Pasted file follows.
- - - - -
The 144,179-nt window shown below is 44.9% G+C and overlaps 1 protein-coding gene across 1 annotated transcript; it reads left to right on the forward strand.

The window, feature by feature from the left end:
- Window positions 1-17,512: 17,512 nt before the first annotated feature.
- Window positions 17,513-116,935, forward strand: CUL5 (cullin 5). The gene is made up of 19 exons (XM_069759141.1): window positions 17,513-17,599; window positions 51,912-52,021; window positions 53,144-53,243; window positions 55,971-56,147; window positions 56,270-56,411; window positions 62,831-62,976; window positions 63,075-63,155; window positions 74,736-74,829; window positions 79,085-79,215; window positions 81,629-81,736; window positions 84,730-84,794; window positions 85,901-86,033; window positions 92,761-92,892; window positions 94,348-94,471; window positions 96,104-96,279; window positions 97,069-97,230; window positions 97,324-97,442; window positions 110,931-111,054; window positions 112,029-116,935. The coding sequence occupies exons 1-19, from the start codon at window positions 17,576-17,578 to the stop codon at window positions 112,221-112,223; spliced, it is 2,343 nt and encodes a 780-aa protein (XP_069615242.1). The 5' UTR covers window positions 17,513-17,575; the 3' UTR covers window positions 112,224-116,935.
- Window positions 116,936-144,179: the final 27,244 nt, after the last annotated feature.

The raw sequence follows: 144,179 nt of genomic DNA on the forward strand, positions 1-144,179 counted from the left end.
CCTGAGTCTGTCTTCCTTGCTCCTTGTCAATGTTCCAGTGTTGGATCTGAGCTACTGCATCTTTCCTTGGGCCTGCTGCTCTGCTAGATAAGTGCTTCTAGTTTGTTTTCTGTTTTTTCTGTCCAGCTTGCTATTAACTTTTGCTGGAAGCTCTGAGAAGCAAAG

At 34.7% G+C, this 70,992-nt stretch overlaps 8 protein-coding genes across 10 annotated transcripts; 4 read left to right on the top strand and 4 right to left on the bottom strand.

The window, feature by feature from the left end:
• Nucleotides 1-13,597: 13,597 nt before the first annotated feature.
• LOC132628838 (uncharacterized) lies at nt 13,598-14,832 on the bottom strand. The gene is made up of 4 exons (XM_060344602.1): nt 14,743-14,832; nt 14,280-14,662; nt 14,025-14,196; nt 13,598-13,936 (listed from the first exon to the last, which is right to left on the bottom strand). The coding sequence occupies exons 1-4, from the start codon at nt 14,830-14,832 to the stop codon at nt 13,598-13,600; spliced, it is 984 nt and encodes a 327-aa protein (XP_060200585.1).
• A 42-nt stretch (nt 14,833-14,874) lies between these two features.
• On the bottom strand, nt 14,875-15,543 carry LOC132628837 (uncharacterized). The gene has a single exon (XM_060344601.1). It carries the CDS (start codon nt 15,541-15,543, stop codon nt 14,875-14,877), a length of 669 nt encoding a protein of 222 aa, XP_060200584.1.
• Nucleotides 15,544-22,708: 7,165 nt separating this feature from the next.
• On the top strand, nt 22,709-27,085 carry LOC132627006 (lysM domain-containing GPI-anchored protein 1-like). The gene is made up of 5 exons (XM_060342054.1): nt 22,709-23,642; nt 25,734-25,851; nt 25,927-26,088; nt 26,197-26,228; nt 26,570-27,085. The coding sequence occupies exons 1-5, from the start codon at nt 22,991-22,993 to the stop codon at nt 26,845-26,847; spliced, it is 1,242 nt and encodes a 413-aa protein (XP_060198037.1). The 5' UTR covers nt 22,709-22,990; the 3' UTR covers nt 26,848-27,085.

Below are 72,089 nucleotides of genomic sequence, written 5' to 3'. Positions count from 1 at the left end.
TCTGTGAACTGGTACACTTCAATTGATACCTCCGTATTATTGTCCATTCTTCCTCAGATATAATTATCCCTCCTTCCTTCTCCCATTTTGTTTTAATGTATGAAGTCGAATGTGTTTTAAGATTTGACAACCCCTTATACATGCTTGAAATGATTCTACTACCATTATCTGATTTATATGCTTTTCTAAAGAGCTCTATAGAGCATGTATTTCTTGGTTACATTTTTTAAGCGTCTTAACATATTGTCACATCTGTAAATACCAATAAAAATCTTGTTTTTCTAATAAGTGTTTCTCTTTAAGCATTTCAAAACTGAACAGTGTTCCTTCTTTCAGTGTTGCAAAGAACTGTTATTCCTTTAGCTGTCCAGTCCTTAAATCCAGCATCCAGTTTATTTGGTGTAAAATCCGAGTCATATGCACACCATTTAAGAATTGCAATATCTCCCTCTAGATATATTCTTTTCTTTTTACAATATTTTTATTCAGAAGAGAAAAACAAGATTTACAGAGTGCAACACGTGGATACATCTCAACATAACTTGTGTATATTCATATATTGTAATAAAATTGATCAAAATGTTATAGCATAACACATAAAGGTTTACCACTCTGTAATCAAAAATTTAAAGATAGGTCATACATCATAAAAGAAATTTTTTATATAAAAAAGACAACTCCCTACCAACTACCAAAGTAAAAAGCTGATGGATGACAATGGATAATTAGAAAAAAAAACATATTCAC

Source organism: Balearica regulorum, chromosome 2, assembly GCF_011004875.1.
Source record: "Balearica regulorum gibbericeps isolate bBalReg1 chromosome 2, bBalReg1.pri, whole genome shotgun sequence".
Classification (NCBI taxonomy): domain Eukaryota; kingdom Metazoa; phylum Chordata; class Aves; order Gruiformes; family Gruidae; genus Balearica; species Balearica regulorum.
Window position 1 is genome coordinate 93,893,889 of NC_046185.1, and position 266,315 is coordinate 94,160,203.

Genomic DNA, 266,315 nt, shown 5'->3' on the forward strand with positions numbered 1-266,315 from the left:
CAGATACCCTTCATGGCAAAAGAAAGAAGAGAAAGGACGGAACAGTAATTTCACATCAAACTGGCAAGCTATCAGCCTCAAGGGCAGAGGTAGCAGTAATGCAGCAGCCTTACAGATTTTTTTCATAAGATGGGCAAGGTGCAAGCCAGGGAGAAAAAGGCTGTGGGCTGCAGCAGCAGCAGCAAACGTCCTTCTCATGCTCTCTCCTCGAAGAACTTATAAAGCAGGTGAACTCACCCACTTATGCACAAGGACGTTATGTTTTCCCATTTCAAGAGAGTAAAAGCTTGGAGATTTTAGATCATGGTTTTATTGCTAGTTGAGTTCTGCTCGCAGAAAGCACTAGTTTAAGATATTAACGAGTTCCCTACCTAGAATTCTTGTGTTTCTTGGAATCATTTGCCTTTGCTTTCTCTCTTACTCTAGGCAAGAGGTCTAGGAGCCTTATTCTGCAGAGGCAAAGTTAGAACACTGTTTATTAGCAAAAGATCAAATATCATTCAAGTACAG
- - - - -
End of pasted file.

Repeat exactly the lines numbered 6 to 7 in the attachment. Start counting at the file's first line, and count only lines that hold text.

The raw sequence follows: 144,179 nt of genomic DNA on the forward strand, positions 1-144,179 counted from the left end.
CCTGAGTCTGTCTTCCTTGCTCCTTGTCAATGTTCCAGTGTTGGATCTGAGCTACTGCATCTTTCCTTGGGCCTGCTGCTCTGCTAGATAAGTGCTTCTAGTTTGTTTTCTGTTTTTTCTGTCCAGCTTGCTATTAACTTTTGCTGGAAGCTCTGAGAAGCAAAG